….
    So why it matters is that the competence of the Chinese authorities as managers of the macro economy is really in question—the messing around with monetary policy, the hinting on doing things on the fiscal side through the policy banks. But I think the only thing that is likely to stop China from going into, I think, recession—which is, you know, 4 percent growth on the official data, the mendacious official data, for a year or so—is a large consumption-oriented fiscal stimulus, funded through the central government and preferably monetized by the People’s Bank of China.

    Well, they’re not ready for that yet. Despite, I think, the economy crying out for it, the Chinese leadership is not ready for this. So I think they will respond, but they will respond too late to avoid a recession, and which is likely to drag the global economy with it down to a global growth rate below 2 percent, which is my definition of a global recession. Not every country needs go into recession. The U.S. might well avoid it. But everybody will be adversely affected.

    The stock market, I think, itself is a sideshow. Consumption effects, you know, wealth effects, minor. Almost no capex in China is funded through share issue. And so it is a symbol of the policy failure rather than intrinsically economically important.
    ….
    Because, as we know, when there—when there are problems coming up, the Chinese government will increase liquidity through money printing and so on. And then, at the same time, investment opportunities are very limited; there are not as many, you know, good investment opportunities there in China. So as a result of the increase in liquidity supply in China, more capital will flow out of China, and the U.S. will be among the first economies to really benefit.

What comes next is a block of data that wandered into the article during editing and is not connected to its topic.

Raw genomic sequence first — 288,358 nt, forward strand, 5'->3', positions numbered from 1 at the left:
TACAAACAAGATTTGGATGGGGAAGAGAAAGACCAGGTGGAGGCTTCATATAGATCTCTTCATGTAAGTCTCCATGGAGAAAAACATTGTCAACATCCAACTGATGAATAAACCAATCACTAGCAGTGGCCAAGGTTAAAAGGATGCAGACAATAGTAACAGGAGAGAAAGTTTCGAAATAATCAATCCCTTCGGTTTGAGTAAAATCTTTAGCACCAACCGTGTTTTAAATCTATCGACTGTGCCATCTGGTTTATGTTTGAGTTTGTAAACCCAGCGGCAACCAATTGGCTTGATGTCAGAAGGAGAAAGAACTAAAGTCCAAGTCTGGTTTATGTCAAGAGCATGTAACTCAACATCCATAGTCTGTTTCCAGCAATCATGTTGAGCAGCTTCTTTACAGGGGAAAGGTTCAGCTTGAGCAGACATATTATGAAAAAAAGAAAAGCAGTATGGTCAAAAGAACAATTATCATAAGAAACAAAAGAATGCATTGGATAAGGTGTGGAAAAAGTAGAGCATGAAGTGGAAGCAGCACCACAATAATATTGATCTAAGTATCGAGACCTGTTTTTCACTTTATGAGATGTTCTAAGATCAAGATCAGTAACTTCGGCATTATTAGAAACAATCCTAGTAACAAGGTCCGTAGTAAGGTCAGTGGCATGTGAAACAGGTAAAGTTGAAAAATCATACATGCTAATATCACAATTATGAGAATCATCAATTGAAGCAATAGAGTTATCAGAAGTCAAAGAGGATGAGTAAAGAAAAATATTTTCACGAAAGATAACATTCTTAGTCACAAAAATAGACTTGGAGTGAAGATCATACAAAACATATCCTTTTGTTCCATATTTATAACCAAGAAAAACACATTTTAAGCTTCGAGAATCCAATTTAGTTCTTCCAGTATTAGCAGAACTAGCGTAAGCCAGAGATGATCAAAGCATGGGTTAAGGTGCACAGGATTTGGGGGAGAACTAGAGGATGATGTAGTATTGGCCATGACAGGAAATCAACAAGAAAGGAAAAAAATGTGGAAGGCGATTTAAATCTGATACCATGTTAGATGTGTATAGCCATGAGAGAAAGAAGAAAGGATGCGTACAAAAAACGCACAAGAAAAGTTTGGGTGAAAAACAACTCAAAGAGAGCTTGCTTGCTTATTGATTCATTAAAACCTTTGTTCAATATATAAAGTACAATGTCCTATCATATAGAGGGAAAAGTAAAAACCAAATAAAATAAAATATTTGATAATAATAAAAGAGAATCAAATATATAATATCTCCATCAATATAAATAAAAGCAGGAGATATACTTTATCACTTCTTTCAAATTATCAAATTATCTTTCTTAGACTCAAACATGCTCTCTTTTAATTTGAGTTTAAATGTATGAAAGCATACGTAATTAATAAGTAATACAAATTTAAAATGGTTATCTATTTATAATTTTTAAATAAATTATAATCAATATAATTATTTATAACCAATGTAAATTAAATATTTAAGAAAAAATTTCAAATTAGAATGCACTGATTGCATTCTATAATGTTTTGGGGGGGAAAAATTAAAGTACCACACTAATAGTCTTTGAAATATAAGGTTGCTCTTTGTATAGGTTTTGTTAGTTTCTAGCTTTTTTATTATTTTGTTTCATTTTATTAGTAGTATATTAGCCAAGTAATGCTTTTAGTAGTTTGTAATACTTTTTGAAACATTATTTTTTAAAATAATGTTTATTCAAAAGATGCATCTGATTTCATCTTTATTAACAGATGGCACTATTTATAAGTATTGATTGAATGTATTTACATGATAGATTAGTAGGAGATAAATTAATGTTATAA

I have been away from Yale on—have been on leave from Yale for a year, and then now I’m back here. And then, talking to people in New York, then, I’ve been so impressed by how many new deals—new purchases of real estate and businesses that have happened over the last one year in New York and outside New York. So I think this trend will get even more clear, more sort of stronger if there are more challenges and more turbulences within the Chinese stock market and the real estate market and the economy there. So I think capital outflow will speed up as a result of the troubles there in China.”

    Your new landlord is a anti-gun nominal communist who is part of a global oligarchy.

    A lot like your old landlord.

    Enjoy.

  5. i see this preiod as the time parallel to the ong depression of 1873 to 1879 and also the great depression of 1873 to 1896, i suspect much like then, the world will mudle thru with wages and economic growth laying on the boottom until some kind of next panic that resolves the debt issues much like the panic of 1893 and then some return to normalcy if world war 3 has started and everyones job hadnt been replaced by robots.